With the 2022 midterm elections less than a year away, the stunning victory of political newcomer Glenn Youngkin in the Virginia governor’s race demonstrated an effective GOP strategy that appeals to crucial suburban voters alienated by Donald Trump while maintaining support from the former president’s die-hard supporters.
Youngkin’s campaign and subsequent victory over Democratic former Virginia Gov. Terry McAuliffe launched Virginia into the national limelight. The election was a referendum on not only Trump’s influence within the GOP but also the Biden administration’s inability to deliver so far on presidential campaign promises.
In previous elections in Virginia, local politics were just that – local. But over the past decade, Virginia turned from a reliable red state in presidential elections to a reliable blue state. Starting with the election of Barack Obama in 2008, Virginia has voted Democratic in presidential contests, including for Hillary Clinton in her unsuccessful bid in 2016 and Joe Biden in 2020. Before the election in 2008, Virginians voted Republican in presidential elections for the previous 40 years.
The recent blue wave placed Virginia at the heart of national politics – and made it a GOP target. By using national culture wars, and specifically GOP outrage over how race issues are taught in public schools, Youngkin took aim at suburban Virginia voters and sliced off enough to become governor.
In addition to winning the governor’s race, the Virginia GOP saw Winsome Sears become the first Black woman to become lieutenant governor. And Republican Jason Miyares took the state attorney general’s office. Republicans also won enough seats in the House of Delegates to tie the Democrats, although a few races are still being decided. The Virginia Senate remains in Democratic control.
The blue wave in Virginia is now an open question.
Suburban GOP gains
Though Biden won the suburbs overwhelmingly in 2020,, the Youngkin campaign won a significant portion this year by, in part, focusing on the potential that critical race theory could be taught at the K-12 level. It’s not, but that didn’t stop the spread of misinformation.
Usually reserved for graduate schools, critical race theory is a field of intellectual inquiry that demonstrates the legal codification of racism in America. Instead of responding to Youngkin with the truth, McAuliffe alienated suburban voters further by declaring during a debate with Youngkin that “parents shouldn’t tell schools what to teach.”
It was a major blunder and became the subject of relentless campaign advertisements by Youngkin in the days leading up the Nov. 2 election.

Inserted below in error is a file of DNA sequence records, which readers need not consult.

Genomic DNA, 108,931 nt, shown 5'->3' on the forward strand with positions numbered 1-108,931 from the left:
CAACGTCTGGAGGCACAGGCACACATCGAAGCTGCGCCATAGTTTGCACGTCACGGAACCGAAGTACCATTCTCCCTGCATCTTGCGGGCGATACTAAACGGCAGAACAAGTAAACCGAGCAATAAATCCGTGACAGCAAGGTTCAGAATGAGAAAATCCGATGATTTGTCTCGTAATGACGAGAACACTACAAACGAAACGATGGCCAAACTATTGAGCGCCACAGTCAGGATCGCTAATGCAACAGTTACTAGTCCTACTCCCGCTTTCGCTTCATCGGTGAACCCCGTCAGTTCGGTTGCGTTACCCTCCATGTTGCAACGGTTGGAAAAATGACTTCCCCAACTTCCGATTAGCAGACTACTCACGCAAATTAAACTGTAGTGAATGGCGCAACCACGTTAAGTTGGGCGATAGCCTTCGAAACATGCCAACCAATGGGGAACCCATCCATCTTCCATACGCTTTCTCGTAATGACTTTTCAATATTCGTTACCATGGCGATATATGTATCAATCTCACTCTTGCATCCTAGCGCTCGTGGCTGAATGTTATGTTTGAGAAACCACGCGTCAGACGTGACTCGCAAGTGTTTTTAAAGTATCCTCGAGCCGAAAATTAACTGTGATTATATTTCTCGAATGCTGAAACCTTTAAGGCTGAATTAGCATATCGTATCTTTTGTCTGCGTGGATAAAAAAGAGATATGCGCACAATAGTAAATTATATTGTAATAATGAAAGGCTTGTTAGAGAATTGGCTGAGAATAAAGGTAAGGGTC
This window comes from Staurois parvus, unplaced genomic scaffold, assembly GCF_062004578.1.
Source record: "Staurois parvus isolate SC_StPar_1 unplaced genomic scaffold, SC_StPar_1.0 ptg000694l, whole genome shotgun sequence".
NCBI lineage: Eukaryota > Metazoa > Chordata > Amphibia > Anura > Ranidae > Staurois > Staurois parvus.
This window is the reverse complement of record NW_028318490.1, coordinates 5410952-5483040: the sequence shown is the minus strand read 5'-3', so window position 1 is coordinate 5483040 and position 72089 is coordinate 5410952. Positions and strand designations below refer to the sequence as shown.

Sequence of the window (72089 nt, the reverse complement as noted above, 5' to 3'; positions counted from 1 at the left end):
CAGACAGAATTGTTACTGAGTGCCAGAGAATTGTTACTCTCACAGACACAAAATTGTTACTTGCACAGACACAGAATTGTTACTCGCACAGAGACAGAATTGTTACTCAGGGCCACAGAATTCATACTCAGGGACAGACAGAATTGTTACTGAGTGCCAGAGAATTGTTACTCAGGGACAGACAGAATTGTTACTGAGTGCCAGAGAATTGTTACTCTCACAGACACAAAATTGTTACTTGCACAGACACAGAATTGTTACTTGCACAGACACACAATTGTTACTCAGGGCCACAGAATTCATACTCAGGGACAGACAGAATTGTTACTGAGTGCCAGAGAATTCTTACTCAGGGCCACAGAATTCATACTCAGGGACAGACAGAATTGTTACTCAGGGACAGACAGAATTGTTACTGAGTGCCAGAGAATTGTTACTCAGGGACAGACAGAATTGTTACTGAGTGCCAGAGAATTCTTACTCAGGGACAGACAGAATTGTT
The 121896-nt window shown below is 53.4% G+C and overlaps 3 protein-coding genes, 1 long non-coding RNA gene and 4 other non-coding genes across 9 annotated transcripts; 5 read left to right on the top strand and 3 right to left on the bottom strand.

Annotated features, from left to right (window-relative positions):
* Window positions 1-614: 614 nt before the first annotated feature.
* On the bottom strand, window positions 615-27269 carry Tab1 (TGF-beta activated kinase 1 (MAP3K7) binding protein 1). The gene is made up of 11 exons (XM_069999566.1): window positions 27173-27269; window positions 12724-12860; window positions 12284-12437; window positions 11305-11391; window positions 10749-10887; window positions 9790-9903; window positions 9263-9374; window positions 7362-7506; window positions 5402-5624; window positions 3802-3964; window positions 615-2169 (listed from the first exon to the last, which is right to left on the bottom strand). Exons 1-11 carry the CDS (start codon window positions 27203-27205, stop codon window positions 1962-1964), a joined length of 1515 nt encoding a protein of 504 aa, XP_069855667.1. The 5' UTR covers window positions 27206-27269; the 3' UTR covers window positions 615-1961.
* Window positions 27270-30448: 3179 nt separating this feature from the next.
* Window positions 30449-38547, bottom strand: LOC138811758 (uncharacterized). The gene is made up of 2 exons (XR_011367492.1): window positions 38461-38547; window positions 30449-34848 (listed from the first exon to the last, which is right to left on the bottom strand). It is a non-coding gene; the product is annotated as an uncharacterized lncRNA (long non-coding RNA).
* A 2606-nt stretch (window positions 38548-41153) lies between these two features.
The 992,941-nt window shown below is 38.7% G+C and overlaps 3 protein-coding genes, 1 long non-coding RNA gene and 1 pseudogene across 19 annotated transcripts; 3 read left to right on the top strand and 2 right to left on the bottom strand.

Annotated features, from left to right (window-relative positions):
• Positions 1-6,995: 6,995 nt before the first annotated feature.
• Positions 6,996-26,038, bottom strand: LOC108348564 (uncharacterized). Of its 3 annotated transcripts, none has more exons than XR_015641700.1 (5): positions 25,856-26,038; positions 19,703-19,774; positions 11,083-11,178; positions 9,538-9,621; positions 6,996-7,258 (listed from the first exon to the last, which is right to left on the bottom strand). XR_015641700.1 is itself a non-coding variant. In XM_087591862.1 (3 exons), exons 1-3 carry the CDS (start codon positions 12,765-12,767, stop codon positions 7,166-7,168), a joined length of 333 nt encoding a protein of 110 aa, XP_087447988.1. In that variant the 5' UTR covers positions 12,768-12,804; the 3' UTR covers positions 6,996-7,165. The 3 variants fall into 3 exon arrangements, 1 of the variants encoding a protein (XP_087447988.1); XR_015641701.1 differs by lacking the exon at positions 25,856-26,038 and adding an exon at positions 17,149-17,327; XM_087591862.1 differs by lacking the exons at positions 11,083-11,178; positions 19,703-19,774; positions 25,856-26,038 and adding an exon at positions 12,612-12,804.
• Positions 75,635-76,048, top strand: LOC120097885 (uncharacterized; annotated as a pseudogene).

In Fairfax County – a suburban Democratic stronghold near Washington, D.C., comprising nearly 13.5% of the state’s overall vote – Youngkin’s campaign against critical race theory improved GOP results by 2.6 percentage points from the 2020 presidential election.
Youngkin’s strategy was also helped by McAuliffe’s inept efforts to paint the millionaire political newcomer as a Trump acolyte.
The Trump factor
Polls showed the race as a statistical dead heat leading into Election Day. Those poll numbers held steady on election night.
In majority Republican counties in Virginia, for instance, such as Bedford, Frederick, Roanoke and Hanover, Trump’s margin of victory in 2020 was between 37% and 60%. Youngkin maintained those numbers within 1 percentage point.
Youngkin was able to maintain the Trump base without embracing Trump publicly. GOP hopefuls who fear alienating moderate suburban Republicans are now able to follow Youngkin’s lead by downplaying their association with Trump while secretly enjoying the enthusiasm he generates among his base.
As Virginia goes?
The Merriam-Webster dictionary defines “bellwether” as “one that takes the lead or initiative” or “an indicator of trends.” That’s the role Virginia could now be playing on the national political scene.
While the sitting president’s party usually loses congressional seats during the midterms, emboldened Republicans strengthened by the results in Virginia now expect both chambers to not only return to GOP control but also present Biden with the additional challenge of a divided government. Both might culminate in a 2024 presidential election campaign that could very well see Trump at the top of the ticket as the Republican nominee once more.
Such enthusiasm – and public distancing from Trump – might be the difference between winning and losing in an upcoming election across the country. It might also create a new version of an old political standard: All politics are now national.